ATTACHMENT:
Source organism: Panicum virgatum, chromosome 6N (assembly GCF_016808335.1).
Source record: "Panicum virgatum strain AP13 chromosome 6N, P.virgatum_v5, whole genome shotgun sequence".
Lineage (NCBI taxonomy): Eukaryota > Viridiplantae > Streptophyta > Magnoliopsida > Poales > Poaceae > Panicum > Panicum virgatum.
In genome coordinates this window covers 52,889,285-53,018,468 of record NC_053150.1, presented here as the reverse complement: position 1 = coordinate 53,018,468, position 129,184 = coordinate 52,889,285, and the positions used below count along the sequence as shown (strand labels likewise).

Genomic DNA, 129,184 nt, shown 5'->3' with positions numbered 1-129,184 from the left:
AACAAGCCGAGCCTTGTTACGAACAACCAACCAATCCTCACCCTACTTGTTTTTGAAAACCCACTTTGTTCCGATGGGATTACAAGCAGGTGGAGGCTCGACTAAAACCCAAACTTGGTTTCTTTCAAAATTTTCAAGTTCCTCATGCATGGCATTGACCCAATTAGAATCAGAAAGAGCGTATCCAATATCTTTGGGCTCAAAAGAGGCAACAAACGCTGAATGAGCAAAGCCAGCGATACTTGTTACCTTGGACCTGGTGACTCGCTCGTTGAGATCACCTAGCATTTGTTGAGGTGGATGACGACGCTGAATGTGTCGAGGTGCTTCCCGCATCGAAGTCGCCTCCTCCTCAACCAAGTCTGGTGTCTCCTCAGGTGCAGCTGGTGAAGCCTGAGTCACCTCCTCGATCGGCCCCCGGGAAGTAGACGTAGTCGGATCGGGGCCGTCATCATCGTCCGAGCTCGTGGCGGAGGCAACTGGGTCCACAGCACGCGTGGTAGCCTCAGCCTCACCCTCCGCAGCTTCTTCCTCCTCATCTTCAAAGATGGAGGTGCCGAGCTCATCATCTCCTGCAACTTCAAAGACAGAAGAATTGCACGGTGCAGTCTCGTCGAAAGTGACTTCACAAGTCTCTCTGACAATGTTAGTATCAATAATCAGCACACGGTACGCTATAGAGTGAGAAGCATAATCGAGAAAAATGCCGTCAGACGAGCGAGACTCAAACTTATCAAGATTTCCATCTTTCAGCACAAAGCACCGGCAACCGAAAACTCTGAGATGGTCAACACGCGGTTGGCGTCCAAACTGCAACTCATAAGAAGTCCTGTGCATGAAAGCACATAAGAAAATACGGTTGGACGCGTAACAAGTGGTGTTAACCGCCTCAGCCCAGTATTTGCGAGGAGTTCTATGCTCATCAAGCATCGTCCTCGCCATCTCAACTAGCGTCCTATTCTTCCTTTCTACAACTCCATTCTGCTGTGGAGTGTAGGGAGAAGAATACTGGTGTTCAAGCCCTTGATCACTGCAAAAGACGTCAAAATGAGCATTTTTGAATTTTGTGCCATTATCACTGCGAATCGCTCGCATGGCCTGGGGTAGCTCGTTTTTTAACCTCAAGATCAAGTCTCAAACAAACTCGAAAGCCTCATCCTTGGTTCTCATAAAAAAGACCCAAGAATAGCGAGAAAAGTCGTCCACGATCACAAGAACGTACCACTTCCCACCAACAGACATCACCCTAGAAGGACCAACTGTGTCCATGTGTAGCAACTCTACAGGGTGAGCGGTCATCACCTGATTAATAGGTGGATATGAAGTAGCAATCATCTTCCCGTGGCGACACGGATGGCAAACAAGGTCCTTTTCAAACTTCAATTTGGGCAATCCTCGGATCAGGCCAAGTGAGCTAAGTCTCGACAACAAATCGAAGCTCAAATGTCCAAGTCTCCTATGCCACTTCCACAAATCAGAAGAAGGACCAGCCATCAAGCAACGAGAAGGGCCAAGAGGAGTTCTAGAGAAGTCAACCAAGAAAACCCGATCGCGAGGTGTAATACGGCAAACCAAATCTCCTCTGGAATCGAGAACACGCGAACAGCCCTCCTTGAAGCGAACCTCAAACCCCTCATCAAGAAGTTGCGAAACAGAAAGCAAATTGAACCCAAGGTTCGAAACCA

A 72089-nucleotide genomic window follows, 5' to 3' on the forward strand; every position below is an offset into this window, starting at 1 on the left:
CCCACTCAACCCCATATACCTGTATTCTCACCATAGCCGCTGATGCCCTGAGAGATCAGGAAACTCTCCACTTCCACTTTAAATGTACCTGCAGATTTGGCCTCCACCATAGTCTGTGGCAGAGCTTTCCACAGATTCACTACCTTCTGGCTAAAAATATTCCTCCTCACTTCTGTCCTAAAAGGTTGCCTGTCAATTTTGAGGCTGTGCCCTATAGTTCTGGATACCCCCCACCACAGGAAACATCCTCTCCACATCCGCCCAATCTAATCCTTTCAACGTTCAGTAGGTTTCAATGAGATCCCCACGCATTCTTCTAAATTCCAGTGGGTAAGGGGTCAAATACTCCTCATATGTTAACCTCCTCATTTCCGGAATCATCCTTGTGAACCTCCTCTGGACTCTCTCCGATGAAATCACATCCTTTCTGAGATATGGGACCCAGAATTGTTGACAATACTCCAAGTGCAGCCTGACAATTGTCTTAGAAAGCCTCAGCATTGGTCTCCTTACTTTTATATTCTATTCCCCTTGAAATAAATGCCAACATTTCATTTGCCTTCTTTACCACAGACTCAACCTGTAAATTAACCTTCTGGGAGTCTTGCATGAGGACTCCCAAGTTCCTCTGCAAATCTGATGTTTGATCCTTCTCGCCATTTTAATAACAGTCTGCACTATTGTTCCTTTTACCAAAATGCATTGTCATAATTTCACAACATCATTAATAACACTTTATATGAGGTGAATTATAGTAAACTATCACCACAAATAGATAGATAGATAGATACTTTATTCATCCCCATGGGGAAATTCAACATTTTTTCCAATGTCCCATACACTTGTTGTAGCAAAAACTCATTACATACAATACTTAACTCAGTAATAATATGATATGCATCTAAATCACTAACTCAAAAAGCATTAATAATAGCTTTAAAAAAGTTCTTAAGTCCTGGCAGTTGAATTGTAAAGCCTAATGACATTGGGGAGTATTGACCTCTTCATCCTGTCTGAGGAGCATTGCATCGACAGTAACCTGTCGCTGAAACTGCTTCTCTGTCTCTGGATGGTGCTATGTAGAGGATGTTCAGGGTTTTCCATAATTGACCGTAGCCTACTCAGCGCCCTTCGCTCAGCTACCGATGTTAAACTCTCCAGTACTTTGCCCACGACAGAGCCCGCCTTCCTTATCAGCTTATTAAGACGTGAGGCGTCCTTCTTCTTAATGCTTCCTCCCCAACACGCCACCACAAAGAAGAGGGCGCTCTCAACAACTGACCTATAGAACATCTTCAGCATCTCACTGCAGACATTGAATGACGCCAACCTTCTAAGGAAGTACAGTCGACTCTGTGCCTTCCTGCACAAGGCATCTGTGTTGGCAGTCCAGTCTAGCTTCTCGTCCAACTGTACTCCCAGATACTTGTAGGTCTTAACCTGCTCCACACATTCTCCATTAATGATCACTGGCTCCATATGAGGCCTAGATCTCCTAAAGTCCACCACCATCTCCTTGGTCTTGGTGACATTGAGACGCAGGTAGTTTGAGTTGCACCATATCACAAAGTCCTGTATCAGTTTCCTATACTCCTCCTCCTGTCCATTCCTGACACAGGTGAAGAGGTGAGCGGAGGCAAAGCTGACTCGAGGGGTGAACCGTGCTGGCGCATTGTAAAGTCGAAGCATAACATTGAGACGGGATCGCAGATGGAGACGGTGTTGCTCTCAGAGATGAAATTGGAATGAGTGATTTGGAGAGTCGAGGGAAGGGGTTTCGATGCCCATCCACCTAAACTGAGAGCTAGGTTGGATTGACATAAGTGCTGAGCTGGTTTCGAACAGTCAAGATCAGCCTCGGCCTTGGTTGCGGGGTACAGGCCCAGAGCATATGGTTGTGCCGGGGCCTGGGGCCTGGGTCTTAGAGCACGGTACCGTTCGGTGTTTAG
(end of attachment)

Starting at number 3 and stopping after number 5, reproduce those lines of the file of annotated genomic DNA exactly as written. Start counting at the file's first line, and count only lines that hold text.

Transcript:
Lineage (NCBI taxonomy): Eukaryota > Viridiplantae > Streptophyta > Magnoliopsida > Poales > Poaceae > Panicum > Panicum virgatum.
In genome coordinates this window covers 52,889,285-53,018,468 of record NC_053150.1, presented here as the reverse complement: position 1 = coordinate 53,018,468, position 129,184 = coordinate 52,889,285, and the positions used below count along the sequence as shown (strand labels likewise).

Genomic DNA, 129,184 nt, shown 5'->3' with positions numbered 1-129,184 from the left: